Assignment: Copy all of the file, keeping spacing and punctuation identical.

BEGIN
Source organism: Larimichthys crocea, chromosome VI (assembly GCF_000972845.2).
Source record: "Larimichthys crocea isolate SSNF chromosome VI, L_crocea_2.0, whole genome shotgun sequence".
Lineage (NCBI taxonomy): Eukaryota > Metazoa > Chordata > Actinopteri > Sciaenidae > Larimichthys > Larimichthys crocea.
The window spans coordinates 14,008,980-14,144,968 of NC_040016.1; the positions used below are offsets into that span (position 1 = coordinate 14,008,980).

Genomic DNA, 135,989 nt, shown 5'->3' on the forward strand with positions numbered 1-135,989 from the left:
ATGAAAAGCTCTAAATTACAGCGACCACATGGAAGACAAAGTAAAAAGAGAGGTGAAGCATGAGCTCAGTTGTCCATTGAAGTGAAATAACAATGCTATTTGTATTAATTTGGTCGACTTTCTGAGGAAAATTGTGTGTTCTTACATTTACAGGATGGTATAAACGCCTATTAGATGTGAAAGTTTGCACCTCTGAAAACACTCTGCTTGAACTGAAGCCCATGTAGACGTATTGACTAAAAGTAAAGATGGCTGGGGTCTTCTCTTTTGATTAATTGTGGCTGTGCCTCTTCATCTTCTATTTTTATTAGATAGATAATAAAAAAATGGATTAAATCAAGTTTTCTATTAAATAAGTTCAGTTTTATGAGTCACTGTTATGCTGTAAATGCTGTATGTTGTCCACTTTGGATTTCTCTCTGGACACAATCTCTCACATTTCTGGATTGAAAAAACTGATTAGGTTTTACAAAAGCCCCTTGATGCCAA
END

Source organism: Larimichthys crocea, chromosome VI (assembly GCF_000972845.2).
Source record: "Larimichthys crocea isolate SSNF chromosome VI, L_crocea_2.0, whole genome shotgun sequence".
Lineage (NCBI taxonomy): Eukaryota > Metazoa > Chordata > Actinopteri > Sciaenidae > Larimichthys > Larimichthys crocea.
The window spans coordinates 14,008,980-14,144,968 of NC_040016.1; the positions used below are offsets into that span (position 1 = coordinate 14,008,980).

Genomic DNA, 135,989 nt, shown 5'->3' on the forward strand with positions numbered 1-135,989 from the left:
ATGAAAAGCTCTAAATTACAGCGACCACATGGAAGACAAAGTAAAAAGAGAGGTGAAGCATGAGCTCAGTTGTCCATTGAAGTGAAATAACAATGCTATTTGTATTAATTTGGTCGACTTTCTGAGGAAAATTGTGTGTTCTTACATTTACAGGATGGTATAAACGCCTATTAGATGTGAAAGTTTGCACCTCTGAAAACACTCTGCTTGAACTGAAGCCCATGTAGACGTATTGACTAAAAGTAAAGATGGCTGGGGTCTTCTCTTTTGATTAATTGTGGCTGTGCCTCTTCATCTTCTATTTTTATTAGATAGATAATAAAAAAATGGATTAAATCAAGTTTTCTATTAAATAAGTTCAGTTTTATGAGTCACTGTTATGCTGTAAATGCTGTATGTTGTCCACTTTGGATTTCTCTCTGGACACAATCTCTCACATTTCTGGATTGAAAAAACTGATTAGGTTTTACAAAAGCCCCTTGATGCCAA